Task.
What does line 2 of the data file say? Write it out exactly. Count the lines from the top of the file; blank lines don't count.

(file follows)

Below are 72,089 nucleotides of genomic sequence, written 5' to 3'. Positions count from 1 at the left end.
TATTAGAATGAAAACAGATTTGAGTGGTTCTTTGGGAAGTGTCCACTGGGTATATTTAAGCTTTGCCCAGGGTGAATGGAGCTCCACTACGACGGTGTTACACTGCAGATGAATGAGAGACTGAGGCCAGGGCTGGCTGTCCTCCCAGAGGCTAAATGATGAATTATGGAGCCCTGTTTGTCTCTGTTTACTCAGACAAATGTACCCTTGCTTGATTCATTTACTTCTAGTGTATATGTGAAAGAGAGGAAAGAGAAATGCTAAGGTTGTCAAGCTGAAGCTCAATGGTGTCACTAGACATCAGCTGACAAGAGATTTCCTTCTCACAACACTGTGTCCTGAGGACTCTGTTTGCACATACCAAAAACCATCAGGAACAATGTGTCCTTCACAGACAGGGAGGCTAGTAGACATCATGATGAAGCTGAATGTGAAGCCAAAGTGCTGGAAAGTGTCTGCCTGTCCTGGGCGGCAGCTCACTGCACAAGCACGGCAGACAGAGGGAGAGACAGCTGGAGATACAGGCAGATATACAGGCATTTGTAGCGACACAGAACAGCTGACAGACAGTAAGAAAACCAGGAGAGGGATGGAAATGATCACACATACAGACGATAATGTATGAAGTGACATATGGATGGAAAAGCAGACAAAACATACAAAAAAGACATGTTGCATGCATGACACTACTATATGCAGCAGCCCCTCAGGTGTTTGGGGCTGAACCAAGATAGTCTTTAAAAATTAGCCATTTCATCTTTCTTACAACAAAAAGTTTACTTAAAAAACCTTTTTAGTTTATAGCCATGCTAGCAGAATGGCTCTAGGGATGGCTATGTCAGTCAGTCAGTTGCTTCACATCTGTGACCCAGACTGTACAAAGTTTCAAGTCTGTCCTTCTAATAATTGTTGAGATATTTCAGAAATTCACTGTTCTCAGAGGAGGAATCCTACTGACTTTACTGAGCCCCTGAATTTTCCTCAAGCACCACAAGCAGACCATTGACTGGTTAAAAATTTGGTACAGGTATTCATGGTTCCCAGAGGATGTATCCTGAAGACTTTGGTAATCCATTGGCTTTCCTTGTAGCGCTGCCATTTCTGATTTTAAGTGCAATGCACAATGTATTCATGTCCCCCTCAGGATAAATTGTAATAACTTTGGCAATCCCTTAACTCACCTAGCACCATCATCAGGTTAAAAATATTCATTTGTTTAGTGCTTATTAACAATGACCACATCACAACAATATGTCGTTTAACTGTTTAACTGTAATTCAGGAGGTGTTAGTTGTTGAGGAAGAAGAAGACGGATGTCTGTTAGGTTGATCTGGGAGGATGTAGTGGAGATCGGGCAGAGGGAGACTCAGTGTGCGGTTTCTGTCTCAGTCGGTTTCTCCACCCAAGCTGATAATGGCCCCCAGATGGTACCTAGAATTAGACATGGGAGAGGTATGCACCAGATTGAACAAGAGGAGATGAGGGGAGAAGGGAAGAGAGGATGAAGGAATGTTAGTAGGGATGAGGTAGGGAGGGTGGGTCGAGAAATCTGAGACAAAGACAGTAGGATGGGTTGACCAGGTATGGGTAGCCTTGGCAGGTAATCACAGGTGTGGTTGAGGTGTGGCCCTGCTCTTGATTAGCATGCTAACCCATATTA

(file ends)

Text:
TATTAGAATGAAAACAGATTTGAGTGGTTCTTTGGGAAGTGTCCACTGGGTATATTTAAGCTTTGCCCAGGGTGAATGGAGCTCCACTACGACGGTGTTACACTGCAGATGAATGAGAGACTGAGGCCAGGGCTGGCTGTCCTCCCAGAGGCTAAATGATGAATTATGGAGCCCTGTTTGTCTCTGTTTACTCAGACAAATGTACCCTTGCTTGATTCATTTACTTCTAGTGTATATGTGAAAGAGAGGAAAGAGAAATGCTAAGGTTGTCAAGCTGAAGCTCAATGGTGTCACTAGACATCAGCTGACAAGAGATTTCCTTCTCACAACACTGTGTCCTGAGGACTCTGTTTGCACATACCAAAAACCATCAGGAACAATGTGTCCTTCACAGACAGGGAGGCTAGTAGACATCATGATGAAGCTGAATGTGAAGCCAAAGTGCTGGAAAGTGTCTGCCTGTCCTGGGCGGCAGCTCACTGCACAAGCACGGCAGACAGAGGGAGAGACAGCTGGAGATACAGGCAGATATACAGGCATTTGTAGCGACACAGAACAGCTGACAGACAGTAAGAAAACCAGGAGAGGGATGGAAATGATCACACATACAGACGATAATGTATGAAGTGACATATGGATGGAAAAGCAGACAAAACATACAAAAAAGACATGTTGCATGCATGACACTACTATATGCAGCAGCCCCTCAGGTGTTTGGGGCTGAACCAAGATAGTCTTTAAAAATTAGCCATTTCATCTTTCTTACAACAAAAAGTTTACTTAAAAAACCTTTTTAGTTTATAGCCATGCTAGCAGAATGGCTCTAGGGATGGCTATGTCAGTCAGTCAGTTGCTTCACATCTGTGACCCAGACTGTACAAAGTTTCAAGTCTGTCCTTCTAATAATTGTTGAGATATTTCAGAAATTCACTGTTCTCAGAGGAGGAATCCTACTGACTTTACTGAGCCCCTGAATTTTCCTCAAGCACCACAAGCAGACCATTGACTGGTTAAAAATTTGGTACAGGTATTCATGGTTCCCAGAGGATGTATCCTGAAGACTTTGGTAATCCATTGGCTTTCCTTGTAGCGCTGCCATTTCTGATTTTAAGTGCAATGCACAATGTATTCATGTCCCCCTCAGGATAAATTGTAATAACTTTGGCAATCCCTTAACTCACCTAGCACCATCATCAGGTTAAAAATATTCATTTGTTTAGTGCTTATTAACAATGACCACATCACAACAATATGTCGTTTAACTGTTTAACTGTAATTCAGGAGGTGTTAGTTGTTGAGGAAGAAGAAGACGGATGTCTGTTAGGTTGATCTGGGAGGATGTAGTGGAGATCGGGCAGAGGGAGACTCAGTGTGCGGTTTCTGTCTCAGTCGGTTTCTCCACCCAAGCTGATAATGGCCCCCAGATGGTACCTAGAATTAGACATGGGAGAGGTATGCACCAGATTGAACAAGAGGAGATGAGGGGAGAAGGGAAGAGAGGATGAAGGAATGTTAGTAGGGATGAGGTAGGGAGGGTGGGTCGAGAAATCTGAGACAAAGACAGTAGGATGGGTTGACCAGGTATGGGTAGCCTTGGCAGGTAATCACAGGTGTGGTTGAGGTGTGGCCCTGCTCTTGATTAGCATGCTAACCCATATTA